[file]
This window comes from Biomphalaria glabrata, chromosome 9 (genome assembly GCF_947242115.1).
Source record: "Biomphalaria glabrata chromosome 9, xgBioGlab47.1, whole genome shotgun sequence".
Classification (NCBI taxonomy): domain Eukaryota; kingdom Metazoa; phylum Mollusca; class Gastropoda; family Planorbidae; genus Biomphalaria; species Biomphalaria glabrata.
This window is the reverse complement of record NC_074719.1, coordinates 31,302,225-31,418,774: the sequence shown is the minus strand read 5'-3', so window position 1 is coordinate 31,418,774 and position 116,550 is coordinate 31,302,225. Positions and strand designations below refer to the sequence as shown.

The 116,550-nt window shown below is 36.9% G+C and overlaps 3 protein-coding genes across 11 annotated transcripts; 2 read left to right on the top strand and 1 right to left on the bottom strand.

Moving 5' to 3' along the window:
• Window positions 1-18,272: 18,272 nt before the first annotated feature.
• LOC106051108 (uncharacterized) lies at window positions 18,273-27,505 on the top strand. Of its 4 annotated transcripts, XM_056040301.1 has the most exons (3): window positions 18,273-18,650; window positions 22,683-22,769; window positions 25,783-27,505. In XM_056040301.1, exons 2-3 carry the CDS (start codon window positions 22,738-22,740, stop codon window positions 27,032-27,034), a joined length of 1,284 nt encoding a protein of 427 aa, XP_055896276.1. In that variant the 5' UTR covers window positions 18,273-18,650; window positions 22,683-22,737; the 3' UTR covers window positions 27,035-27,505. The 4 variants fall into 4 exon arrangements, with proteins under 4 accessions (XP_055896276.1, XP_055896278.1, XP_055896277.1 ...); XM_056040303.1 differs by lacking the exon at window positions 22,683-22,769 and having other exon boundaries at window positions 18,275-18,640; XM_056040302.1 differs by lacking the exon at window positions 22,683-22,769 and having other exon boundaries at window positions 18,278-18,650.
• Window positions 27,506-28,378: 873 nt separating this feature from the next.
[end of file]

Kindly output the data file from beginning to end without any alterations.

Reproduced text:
This window comes from Biomphalaria glabrata, chromosome 9 (genome assembly GCF_947242115.1).
Source record: "Biomphalaria glabrata chromosome 9, xgBioGlab47.1, whole genome shotgun sequence".
Classification (NCBI taxonomy): domain Eukaryota; kingdom Metazoa; phylum Mollusca; class Gastropoda; family Planorbidae; genus Biomphalaria; species Biomphalaria glabrata.
This window is the reverse complement of record NC_074719.1, coordinates 31,302,225-31,418,774: the sequence shown is the minus strand read 5'-3', so window position 1 is coordinate 31,418,774 and position 116,550 is coordinate 31,302,225. Positions and strand designations below refer to the sequence as shown.

The 116,550-nt window shown below is 36.9% G+C and overlaps 3 protein-coding genes across 11 annotated transcripts; 2 read left to right on the top strand and 1 right to left on the bottom strand.

Moving 5' to 3' along the window:
• Window positions 1-18,272: 18,272 nt before the first annotated feature.
• LOC106051108 (uncharacterized) lies at window positions 18,273-27,505 on the top strand. Of its 4 annotated transcripts, XM_056040301.1 has the most exons (3): window positions 18,273-18,650; window positions 22,683-22,769; window positions 25,783-27,505. In XM_056040301.1, exons 2-3 carry the CDS (start codon window positions 22,738-22,740, stop codon window positions 27,032-27,034), a joined length of 1,284 nt encoding a protein of 427 aa, XP_055896276.1. In that variant the 5' UTR covers window positions 18,273-18,650; window positions 22,683-22,737; the 3' UTR covers window positions 27,035-27,505. The 4 variants fall into 4 exon arrangements, with proteins under 4 accessions (XP_055896276.1, XP_055896278.1, XP_055896277.1 ...); XM_056040303.1 differs by lacking the exon at window positions 22,683-22,769 and having other exon boundaries at window positions 18,275-18,640; XM_056040302.1 differs by lacking the exon at window positions 22,683-22,769 and having other exon boundaries at window positions 18,278-18,650.
• Window positions 27,506-28,378: 873 nt separating this feature from the next.